George Washington, Distiller

  • There is a fascinating What if ... article by Michael Bechloss about George Washington and his distillery at Mount Vernon (The New York Times, 12-Feb-2016). Following his presidency in 1797, Washington found himself in need of money, despite an 8,000 acre plantation and labor by hundreds of enslaved African-Americans. His plantation manager suggested starting a distillery, which in 1799 produced nearly 11,000 gallons and achieved a profit of about $7,500 (about $142,000 today). What might have become one of the great businesses of the early republic — it was already the largest distillery in America — was cut short when Washington died in December 1799.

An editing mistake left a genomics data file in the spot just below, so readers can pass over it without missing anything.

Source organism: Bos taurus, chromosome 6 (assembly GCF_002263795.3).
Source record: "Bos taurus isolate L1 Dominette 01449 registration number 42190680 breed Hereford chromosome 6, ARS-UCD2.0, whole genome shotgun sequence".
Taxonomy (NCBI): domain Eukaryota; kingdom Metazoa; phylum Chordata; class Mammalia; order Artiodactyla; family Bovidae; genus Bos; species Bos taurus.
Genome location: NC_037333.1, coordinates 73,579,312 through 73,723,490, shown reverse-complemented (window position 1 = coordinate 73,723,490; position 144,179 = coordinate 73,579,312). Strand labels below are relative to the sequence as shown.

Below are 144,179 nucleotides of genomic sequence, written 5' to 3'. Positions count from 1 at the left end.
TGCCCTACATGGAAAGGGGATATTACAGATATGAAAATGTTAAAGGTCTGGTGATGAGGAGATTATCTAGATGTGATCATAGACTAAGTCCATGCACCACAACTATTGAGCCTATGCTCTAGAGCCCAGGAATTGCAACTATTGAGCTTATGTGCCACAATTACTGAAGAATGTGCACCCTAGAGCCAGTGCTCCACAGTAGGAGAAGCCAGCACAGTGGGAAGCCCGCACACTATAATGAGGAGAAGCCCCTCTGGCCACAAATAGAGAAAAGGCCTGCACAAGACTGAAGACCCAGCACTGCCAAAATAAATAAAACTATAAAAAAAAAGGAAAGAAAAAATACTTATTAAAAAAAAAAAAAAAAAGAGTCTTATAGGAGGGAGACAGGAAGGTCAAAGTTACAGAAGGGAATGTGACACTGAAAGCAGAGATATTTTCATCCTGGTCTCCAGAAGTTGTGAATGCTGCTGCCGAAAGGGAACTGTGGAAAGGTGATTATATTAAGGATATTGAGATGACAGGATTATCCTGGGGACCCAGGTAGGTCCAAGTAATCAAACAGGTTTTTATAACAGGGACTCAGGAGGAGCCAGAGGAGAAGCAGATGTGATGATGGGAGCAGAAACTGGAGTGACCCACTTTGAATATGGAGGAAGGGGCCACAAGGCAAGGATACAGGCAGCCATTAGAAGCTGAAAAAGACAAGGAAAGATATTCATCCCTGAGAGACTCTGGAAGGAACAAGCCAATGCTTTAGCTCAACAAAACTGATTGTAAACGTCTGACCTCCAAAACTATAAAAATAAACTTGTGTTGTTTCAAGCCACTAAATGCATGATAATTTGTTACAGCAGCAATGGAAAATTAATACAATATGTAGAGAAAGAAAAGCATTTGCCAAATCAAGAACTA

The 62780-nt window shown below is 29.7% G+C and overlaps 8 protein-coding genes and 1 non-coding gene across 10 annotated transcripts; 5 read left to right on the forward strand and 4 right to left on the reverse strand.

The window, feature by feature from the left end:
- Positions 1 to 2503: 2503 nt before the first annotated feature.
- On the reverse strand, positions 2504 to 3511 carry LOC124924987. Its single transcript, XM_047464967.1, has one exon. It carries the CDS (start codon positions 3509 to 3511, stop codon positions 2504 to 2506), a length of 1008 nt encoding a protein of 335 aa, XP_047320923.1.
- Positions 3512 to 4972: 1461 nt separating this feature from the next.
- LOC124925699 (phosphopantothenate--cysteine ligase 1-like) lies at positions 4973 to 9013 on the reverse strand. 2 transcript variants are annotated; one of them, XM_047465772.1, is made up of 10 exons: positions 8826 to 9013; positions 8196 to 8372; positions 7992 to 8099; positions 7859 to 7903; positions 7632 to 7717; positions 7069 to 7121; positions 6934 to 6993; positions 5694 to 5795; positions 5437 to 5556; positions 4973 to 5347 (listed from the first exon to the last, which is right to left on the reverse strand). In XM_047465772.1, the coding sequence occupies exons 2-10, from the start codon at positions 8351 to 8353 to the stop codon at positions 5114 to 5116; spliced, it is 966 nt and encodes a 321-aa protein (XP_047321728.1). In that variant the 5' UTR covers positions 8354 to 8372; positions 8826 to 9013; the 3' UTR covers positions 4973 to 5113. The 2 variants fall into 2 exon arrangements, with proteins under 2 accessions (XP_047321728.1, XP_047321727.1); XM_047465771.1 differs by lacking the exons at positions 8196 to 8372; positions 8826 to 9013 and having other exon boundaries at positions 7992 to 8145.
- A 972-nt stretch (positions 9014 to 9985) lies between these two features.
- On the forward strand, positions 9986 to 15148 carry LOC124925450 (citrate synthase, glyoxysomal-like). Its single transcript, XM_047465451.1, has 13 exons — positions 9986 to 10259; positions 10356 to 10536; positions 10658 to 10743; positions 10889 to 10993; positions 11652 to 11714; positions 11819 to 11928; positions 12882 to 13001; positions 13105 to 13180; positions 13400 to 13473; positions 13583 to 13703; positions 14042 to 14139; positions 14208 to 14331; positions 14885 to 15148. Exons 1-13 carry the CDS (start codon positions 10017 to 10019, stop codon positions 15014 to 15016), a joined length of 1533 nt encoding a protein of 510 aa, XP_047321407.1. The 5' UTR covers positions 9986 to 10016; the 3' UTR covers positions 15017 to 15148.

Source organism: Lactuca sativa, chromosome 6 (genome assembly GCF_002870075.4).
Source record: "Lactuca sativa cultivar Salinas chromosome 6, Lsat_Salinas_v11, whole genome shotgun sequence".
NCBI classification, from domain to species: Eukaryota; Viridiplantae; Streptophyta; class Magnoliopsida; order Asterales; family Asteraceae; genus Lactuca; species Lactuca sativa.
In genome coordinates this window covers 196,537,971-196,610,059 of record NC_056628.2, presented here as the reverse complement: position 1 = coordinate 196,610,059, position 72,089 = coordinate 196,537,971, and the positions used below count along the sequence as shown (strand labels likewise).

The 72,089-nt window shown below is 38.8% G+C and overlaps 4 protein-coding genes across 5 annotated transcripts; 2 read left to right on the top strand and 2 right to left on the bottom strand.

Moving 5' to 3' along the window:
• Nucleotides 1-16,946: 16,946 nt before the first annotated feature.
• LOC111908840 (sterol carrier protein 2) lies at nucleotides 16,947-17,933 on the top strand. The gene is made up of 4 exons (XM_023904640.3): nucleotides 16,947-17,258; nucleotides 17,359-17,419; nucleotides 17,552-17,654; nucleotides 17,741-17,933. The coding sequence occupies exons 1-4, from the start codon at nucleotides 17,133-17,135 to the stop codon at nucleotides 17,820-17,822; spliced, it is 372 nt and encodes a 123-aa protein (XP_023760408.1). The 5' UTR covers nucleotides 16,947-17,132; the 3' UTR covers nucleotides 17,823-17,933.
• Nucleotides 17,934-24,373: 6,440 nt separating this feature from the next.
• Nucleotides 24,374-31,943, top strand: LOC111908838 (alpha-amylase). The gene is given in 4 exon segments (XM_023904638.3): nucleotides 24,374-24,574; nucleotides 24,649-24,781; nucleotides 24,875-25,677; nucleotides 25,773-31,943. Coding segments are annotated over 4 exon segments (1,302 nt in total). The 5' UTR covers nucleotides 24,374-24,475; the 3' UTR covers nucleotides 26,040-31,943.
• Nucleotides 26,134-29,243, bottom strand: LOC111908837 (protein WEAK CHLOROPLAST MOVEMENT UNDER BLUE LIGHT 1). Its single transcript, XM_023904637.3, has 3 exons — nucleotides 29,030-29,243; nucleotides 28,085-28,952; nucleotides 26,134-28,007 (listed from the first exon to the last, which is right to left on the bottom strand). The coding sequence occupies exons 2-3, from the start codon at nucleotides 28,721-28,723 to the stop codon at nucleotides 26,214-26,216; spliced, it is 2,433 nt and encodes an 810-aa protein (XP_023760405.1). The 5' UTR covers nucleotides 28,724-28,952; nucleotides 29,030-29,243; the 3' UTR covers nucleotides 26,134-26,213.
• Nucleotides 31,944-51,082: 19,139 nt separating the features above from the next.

JDN | 15-Jan-2017

The British red coat (which gave the British soldiers the soubriquet of lobsterback) had been instituted in 1660 and was not to leave the battlefield until 1882. It was the national corporate logo, and arrayed beneath it were subordinate brands — the regiments with their facing colors (the contrast color of the lapel and cuff), connected to the mother brand but differentiated.

Michael Stephenson
Patriot Battles: How the War of Independence Was Fought (2007)